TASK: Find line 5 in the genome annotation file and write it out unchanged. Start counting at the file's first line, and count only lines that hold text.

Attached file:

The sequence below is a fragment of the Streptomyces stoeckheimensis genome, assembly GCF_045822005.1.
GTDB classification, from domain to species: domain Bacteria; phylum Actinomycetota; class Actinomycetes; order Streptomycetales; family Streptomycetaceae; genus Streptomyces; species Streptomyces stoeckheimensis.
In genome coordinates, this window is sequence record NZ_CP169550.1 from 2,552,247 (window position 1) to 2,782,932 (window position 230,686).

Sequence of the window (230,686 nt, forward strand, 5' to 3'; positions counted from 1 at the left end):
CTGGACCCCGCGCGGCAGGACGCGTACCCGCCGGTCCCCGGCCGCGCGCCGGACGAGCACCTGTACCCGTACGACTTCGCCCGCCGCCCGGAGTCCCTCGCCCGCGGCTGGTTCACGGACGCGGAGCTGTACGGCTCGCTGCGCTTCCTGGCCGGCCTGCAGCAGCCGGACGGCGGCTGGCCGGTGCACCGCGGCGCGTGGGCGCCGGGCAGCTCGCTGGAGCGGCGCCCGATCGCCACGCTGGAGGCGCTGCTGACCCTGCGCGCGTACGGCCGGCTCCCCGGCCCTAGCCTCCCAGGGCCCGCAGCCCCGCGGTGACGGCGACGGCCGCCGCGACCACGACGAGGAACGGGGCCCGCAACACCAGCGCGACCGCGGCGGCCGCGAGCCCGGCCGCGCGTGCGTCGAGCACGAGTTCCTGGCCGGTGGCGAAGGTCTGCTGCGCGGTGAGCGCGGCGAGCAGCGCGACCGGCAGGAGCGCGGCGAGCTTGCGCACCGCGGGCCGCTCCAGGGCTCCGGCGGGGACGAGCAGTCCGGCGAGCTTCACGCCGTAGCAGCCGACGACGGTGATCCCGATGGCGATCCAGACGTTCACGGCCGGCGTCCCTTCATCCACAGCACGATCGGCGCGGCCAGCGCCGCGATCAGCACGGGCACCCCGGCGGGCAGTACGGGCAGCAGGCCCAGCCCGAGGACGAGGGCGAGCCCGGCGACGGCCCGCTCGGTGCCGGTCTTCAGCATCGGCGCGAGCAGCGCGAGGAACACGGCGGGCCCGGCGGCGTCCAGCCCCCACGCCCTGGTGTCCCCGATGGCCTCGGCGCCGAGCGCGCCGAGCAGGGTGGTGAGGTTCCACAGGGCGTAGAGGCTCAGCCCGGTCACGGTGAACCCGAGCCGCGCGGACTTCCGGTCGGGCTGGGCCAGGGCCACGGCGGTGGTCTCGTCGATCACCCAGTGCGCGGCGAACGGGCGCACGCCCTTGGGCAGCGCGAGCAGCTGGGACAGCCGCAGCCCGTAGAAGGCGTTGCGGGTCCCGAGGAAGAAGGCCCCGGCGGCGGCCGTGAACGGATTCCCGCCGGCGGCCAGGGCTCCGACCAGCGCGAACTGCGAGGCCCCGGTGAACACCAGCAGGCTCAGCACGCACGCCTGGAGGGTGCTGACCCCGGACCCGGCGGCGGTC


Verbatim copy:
CTGGACCCCGCGCGGCAGGACGCGTACCCGCCGGTCCCCGGCCGCGCGCCGGACGAGCACCTGTACCCGTACGACTTCGCCCGCCGCCCGGAGTCCCTCGCCCGCGGCTGGTTCACGGACGCGGAGCTGTACGGCTCGCTGCGCTTCCTGGCCGGCCTGCAGCAGCCGGACGGCGGCTGGCCGGTGCACCGCGGCGCGTGGGCGCCGGGCAGCTCGCTGGAGCGGCGCCCGATCGCCACGCTGGAGGCGCTGCTGACCCTGCGCGCGTACGGCCGGCTCCCCGGCCCTAGCCTCCCAGGGCCCGCAGCCCCGCGGTGACGGCGACGGCCGCCGCGACCACGACGAGGAACGGGGCCCGCAACACCAGCGCGACCGCGGCGGCCGCGAGCCCGGCCGCGCGTGCGTCGAGCACGAGTTCCTGGCCGGTGGCGAAGGTCTGCTGCGCGGTGAGCGCGGCGAGCAGCGCGACCGGCAGGAGCGCGGCGAGCTTGCGCACCGCGGGCCGCTCCAGGGCTCCGGCGGGGACGAGCAGTCCGGCGAGCTTCACGCCGTAGCAGCCGACGACGGTGATCCCGATGGCGATCCAGACGTTCACGGCCGGCGTCCCTTCATCCACAGCACGATCGGCGCGGCCAGCGCCGCGATCAGCACGGGCACCCCGGCGGGCAGTACGGGCAGCAGGCCCAGCCCGAGGACGAGGGCGAGCCCGGCGACGGCCCGCTCGGTGCCGGTCTTCAGCATCGGCGCGAGCAGCGCGAGGAACACGGCGGGCCCGGCGGCGTCCAGCCCCCACGCCCTGGTGTCCCCGATGGCCTCGGCGCCGAGCGCGCCGAGCAGGGTGGTGAGGTTCCACAGGGCGTAGAGGCTCAGCCCGGTCACGGTGAACCCGAGCCGCGCGGACTTCCGGTCGGGCTGGGCCAGGGCCACGGCGGTGGTCTCGTCGATCACCCAGTGCGCGGCGAACGGGCGCACGCCCTTGGGCAGCGCGAGCAGCTGGGACAGCCGCAGCCCGTAGAAGGCGTTGCGGGTCCCGAGGAAGAAGGCCCCGGCGGCGGCCGTGAACGGATTCCCGCCGGCGGCCAGGGCTCCGACCAGCGCGAACTGCGAGGCCCCGGTGAACACCAGCAGGCTCAGCACGCACGCCTGGAGGGTGCTGACCCCGGACCCGGCGGCGGTC